On Water and its Effect on the Performance of T-1-Shortening Contrast Agents

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Israel Journal of Chemistry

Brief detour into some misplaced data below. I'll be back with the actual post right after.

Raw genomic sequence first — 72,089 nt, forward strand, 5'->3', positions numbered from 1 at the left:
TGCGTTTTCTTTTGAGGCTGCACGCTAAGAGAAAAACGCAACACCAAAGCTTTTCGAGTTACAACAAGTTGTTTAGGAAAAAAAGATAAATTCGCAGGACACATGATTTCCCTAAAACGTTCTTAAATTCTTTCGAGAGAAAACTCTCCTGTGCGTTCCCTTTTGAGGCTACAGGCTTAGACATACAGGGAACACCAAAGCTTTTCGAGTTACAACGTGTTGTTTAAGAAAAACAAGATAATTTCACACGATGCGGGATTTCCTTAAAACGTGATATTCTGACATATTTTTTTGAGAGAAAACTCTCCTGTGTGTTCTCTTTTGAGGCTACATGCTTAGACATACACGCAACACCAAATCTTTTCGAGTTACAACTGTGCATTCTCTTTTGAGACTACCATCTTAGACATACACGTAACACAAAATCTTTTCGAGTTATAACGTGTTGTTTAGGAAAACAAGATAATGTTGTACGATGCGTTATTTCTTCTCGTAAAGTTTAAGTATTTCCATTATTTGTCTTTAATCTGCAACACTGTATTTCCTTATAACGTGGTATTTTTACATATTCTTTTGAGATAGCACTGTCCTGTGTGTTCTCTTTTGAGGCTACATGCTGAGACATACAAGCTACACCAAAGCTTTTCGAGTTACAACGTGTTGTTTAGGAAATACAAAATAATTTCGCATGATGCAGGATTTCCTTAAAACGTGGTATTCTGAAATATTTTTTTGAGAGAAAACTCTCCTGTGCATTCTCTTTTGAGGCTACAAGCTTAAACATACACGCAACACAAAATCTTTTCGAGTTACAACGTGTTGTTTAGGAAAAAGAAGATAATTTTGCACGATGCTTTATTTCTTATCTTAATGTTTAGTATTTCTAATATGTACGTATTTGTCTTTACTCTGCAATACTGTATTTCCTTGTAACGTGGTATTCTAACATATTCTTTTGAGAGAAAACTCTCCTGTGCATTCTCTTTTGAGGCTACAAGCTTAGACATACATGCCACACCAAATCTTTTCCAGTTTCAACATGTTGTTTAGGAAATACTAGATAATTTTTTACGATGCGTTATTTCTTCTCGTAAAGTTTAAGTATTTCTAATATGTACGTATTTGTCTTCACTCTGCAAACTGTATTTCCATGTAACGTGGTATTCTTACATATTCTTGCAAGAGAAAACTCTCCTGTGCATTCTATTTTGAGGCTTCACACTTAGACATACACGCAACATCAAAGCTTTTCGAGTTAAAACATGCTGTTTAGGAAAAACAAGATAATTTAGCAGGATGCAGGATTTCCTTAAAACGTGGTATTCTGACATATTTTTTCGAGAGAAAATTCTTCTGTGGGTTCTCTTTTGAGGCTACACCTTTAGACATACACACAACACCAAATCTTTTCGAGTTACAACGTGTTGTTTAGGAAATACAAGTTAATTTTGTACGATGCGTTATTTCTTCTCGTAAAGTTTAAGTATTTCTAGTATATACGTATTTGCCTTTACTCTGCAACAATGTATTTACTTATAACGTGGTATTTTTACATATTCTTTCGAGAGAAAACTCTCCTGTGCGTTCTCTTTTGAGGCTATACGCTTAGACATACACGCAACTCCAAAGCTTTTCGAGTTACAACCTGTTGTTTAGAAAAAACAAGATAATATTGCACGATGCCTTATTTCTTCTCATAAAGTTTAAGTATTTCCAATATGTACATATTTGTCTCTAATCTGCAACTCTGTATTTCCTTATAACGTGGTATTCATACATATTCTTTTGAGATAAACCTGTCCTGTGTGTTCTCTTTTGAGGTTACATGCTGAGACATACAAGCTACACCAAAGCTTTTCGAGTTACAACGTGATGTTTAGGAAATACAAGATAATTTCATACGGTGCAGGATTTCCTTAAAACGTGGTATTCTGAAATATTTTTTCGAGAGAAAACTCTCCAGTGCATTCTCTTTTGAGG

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The performance of low molecular weight Gd3+ chelates as T1-shortening contrast agents for MRI is limited by their rapid rate of molecular tumbling, which makes them very sensitive to factors that alter the rate of molecular reorientation. Unlike the interactions of these chelates with other solutes present in solution, which have been widely studied, the effect of the solvent water itself on tumbling seems to have been largely ignored. Water has long been known to adopt structures that vary from freely diffusing molecules on one extreme and a more “ice-like” structure on the other. A variety of salts can be used to alter this “structure” of water. Relaxometric studies on inner and outersphere Gd3+ chelates were performed in the presence of both structure making and structure breaking salts. The addition of structure-making salts to low molecular weight Gd3+chelates was found to increase both the second- and outer-sphere contributions to relaxivity. These results point to a slowing of molecular tumbling arising from an increase solvent structure and therefore microviscosity. The implication of these findings is that the performance of low molecular weight Gd3+ contrast agents is not, as generally assumed, constant in the absence of secondary interactions but may vary depending upon the nature of the solution in which it is dissolved.


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